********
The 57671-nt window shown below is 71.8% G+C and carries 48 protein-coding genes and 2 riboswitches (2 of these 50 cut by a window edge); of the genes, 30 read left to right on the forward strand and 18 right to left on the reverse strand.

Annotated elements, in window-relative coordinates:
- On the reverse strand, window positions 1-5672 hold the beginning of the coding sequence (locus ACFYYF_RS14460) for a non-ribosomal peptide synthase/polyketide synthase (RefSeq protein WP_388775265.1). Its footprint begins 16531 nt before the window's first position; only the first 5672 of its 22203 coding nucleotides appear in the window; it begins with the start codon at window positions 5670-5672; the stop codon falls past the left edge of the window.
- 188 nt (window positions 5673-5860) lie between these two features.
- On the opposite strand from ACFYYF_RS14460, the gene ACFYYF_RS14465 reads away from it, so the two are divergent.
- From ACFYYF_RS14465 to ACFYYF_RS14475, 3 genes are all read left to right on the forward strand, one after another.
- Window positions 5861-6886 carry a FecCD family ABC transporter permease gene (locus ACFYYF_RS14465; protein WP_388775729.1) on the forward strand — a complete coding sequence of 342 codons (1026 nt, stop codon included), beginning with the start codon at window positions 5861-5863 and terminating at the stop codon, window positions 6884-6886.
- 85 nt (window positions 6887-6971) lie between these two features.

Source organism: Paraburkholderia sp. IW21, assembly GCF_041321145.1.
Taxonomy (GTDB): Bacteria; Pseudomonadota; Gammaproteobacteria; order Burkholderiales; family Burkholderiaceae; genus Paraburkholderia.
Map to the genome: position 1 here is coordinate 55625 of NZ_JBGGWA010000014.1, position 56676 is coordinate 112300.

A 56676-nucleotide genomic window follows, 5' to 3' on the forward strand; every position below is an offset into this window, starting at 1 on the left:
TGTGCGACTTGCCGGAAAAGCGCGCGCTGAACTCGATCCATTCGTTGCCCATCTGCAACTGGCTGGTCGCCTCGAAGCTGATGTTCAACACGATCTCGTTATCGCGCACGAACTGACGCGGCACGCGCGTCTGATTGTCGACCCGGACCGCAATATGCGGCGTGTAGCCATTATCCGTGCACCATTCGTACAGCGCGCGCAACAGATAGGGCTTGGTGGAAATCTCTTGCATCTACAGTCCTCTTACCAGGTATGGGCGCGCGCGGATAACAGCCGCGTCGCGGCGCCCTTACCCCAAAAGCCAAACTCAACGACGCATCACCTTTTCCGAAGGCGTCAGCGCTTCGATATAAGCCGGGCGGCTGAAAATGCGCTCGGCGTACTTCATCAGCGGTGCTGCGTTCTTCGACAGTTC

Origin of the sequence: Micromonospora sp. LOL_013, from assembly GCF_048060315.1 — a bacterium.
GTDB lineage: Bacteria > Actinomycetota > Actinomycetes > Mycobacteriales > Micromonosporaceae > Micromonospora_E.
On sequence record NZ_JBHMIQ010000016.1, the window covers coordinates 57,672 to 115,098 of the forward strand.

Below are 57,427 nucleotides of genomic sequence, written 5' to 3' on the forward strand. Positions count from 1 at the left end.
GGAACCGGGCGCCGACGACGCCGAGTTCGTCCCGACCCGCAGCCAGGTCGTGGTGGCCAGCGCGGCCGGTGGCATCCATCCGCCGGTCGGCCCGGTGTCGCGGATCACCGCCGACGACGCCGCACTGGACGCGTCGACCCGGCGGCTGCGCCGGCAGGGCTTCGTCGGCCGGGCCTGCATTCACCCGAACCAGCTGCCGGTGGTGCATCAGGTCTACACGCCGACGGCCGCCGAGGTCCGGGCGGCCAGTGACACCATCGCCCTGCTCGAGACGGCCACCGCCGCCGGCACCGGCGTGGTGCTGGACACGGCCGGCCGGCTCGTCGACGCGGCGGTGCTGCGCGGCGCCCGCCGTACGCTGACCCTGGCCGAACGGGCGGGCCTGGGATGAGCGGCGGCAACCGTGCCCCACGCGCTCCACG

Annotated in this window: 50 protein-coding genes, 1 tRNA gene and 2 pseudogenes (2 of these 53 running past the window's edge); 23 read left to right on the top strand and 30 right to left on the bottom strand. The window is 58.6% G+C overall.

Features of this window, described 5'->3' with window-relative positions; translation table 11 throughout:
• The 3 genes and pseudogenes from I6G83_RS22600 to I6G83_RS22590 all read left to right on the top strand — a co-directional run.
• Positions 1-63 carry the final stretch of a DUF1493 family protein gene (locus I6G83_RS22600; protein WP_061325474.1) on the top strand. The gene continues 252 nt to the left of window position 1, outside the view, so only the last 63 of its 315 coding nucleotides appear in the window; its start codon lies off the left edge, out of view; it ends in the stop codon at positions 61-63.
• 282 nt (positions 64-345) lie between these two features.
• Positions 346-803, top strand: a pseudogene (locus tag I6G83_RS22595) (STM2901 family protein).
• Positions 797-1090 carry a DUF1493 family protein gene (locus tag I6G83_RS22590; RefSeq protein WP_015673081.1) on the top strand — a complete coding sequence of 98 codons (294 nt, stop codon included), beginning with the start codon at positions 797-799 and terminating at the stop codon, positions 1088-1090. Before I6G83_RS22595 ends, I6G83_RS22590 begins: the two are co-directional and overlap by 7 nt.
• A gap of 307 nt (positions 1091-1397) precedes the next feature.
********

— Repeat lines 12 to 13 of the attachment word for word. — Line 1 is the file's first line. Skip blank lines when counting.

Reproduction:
A 56676-nucleotide genomic window follows, 5' to 3' on the forward strand; every position below is an offset into this window, starting at 1 on the left:
TGTGCGACTTGCCGGAAAAGCGCGCGCTGAACTCGATCCATTCGTTGCCCATCTGCAACTGGCTGGTCGCCTCGAAGCTGATGTTCAACACGATCTCGTTATCGCGCACGAACTGACGCGGCACGCGCGTCTGATTGTCGACCCGGACCGCAATATGCGGCGTGTAGCCATTATCCGTGCACCATTCGTACAGCGCGCGCAACAGATAGGGCTTGGTGGAAATCTCTTGCATCTACAGTCCTCTTACCAGGTATGGGCGCGCGCGGATAACAGCCGCGTCGCGGCGCCCTTACCCCAAAAGCCAAACTCAACGACGCATCACCTTTTCCGAAGGCGTCAGCGCTTCGATATAAGCCGGGCGGCTGAAAATGCGCTCGGCGTACTTCATCAGCGGTGCTGCGTTCTTCGACAGTTC